‘I wonder how it is for you, Harold,’ said the young President Kennedy to Harold Macmillan at their Bermuda summit in 1961. ‘If I don’t have a woman for three days, I get terrible headaches.’
There we have it, the characteristic voice of the young American playboy who brought us that dizzily Dionysian spasm that we recall as the Sixties. Now almost as remote and unfathomable as the Roaring Twenties, that decade of American supremacy and American excess which Kennedy inaugurated has descended into American mythology as the macho but innocent ‘Good’ Sixties of his Presidency, and the ‘Bad’ Sixties of the Vietnam War and urban riots under his successors, Lyndon Johnson and Richard Nixon.
The great merit of Reeves’s rambling sprawl of a book is the way in which it confronts that mythology and destroys it. In his indiscriminate sexual appetites, and in the bewildering cocktail of drugs he took for his back pain and Addison’s disease, from cortisone to cocaine, Novocain to amphetamines and the occasional precoital puff of marijuana, Kennedy was Sixties man incarnate. On the night of his inauguration, he slipped off between formal balls for a couple of quick private moments with Hollywood’s Angie Dickinson. Possibly he felt a headache coming on.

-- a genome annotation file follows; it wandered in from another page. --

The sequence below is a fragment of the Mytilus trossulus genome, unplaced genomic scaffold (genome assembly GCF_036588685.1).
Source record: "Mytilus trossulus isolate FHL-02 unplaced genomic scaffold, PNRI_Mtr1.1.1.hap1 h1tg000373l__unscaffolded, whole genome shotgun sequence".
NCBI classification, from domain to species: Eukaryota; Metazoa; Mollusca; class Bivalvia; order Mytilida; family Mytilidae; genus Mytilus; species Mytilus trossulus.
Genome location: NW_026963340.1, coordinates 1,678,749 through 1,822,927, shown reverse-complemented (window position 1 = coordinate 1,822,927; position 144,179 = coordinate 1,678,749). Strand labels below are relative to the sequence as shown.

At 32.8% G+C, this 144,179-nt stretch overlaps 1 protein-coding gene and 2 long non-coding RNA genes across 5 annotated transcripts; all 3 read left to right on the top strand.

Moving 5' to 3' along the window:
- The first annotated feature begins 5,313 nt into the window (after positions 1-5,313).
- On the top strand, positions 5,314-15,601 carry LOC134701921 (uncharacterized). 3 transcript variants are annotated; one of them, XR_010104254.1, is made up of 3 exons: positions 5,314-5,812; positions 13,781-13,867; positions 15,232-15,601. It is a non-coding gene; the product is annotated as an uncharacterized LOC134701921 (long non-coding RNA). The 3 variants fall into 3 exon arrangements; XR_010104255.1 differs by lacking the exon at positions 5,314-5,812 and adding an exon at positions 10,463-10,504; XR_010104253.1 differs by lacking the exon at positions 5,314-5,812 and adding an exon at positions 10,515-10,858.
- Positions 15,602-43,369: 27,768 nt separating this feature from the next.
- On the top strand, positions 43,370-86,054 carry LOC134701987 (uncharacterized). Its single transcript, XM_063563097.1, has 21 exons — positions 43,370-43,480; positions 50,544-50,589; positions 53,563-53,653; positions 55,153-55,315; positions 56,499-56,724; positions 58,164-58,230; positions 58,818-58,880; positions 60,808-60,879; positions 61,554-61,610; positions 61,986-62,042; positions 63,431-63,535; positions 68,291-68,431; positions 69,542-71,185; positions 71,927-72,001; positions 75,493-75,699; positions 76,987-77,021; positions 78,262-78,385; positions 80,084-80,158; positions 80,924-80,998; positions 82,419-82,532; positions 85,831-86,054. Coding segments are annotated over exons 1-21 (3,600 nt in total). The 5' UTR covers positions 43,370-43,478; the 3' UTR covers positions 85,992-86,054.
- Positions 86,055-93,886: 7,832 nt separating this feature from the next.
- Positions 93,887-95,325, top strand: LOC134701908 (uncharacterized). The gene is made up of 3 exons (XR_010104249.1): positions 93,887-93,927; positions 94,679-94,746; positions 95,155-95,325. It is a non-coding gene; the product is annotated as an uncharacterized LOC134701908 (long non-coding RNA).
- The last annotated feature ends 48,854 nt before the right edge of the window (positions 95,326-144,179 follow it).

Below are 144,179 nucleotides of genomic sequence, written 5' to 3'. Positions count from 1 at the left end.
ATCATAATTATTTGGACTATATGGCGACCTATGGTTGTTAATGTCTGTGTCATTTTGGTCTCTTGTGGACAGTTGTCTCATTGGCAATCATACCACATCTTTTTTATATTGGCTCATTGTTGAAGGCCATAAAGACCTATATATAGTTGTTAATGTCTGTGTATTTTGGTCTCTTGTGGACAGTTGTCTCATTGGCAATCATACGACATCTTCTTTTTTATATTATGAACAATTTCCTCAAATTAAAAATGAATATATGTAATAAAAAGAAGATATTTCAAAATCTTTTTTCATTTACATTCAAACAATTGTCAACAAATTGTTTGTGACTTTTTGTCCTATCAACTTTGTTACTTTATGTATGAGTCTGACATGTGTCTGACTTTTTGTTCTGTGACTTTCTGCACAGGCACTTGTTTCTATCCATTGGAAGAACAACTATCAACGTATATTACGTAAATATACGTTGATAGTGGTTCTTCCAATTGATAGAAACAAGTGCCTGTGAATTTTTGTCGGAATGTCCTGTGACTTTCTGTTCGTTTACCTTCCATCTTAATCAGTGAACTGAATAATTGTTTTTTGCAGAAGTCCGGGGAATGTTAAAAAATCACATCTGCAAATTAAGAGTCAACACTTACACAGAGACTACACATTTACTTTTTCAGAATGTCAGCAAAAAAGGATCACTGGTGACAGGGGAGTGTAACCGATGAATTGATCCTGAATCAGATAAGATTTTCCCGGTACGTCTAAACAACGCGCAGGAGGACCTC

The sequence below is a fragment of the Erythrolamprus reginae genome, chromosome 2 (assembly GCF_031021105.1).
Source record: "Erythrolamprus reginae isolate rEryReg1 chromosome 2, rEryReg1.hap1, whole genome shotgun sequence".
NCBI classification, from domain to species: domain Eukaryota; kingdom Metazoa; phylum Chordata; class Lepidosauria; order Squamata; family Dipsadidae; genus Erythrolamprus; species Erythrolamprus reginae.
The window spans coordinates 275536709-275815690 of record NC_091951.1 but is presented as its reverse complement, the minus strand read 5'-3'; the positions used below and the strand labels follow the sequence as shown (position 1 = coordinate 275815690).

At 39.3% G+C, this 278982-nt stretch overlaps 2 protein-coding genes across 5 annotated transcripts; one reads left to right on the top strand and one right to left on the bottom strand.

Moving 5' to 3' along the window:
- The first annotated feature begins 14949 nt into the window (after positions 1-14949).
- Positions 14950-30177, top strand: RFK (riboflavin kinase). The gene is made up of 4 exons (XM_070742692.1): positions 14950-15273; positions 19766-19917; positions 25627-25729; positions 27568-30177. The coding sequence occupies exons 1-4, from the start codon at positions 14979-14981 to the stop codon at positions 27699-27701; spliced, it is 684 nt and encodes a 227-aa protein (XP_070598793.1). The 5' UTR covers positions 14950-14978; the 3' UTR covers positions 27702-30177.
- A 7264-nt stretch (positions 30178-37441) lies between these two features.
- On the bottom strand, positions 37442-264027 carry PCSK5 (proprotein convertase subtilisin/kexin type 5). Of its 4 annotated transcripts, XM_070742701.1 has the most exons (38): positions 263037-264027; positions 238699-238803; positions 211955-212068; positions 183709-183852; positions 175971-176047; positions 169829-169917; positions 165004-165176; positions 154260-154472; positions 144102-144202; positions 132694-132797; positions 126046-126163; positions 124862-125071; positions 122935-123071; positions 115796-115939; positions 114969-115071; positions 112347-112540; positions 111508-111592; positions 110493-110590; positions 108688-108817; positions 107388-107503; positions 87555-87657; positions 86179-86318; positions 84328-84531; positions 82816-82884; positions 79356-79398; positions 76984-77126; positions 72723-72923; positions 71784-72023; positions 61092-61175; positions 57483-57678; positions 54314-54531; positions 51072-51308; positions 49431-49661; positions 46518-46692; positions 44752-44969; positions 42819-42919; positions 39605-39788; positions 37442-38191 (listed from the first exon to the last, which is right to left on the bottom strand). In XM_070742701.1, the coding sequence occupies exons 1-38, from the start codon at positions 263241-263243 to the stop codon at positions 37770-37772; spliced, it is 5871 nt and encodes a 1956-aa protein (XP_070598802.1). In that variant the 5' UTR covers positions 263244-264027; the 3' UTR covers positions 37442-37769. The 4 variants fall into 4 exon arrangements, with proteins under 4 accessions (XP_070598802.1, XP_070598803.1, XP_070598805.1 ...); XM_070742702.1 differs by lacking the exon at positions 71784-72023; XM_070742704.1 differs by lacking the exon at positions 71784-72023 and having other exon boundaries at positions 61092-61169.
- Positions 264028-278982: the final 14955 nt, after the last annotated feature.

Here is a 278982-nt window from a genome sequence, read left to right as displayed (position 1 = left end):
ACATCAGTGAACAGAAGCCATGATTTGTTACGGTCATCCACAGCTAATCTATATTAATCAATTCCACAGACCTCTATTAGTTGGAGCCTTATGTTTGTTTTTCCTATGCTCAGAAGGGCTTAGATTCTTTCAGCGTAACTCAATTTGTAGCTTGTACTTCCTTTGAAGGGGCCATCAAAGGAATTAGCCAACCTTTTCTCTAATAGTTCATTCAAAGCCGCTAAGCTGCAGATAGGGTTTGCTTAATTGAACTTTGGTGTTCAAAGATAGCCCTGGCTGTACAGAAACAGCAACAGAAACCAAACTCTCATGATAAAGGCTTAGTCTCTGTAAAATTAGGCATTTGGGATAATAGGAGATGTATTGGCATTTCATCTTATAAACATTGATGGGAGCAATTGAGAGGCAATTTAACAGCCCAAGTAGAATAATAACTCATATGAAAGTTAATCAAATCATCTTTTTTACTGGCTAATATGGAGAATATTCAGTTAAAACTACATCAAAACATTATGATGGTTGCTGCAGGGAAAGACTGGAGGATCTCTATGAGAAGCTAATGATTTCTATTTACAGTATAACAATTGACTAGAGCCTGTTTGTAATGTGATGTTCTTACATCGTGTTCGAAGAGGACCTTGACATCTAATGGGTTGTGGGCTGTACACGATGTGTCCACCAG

The American tragedies of the Sixties started on Kennedy’s watch. He began the doomed mission in Vietnam, and connived at the coup that toppled the Diem regime. Convinced that the Third World would be the new battleground with Communism, he enthused over the new Special Forces with their Green Berets,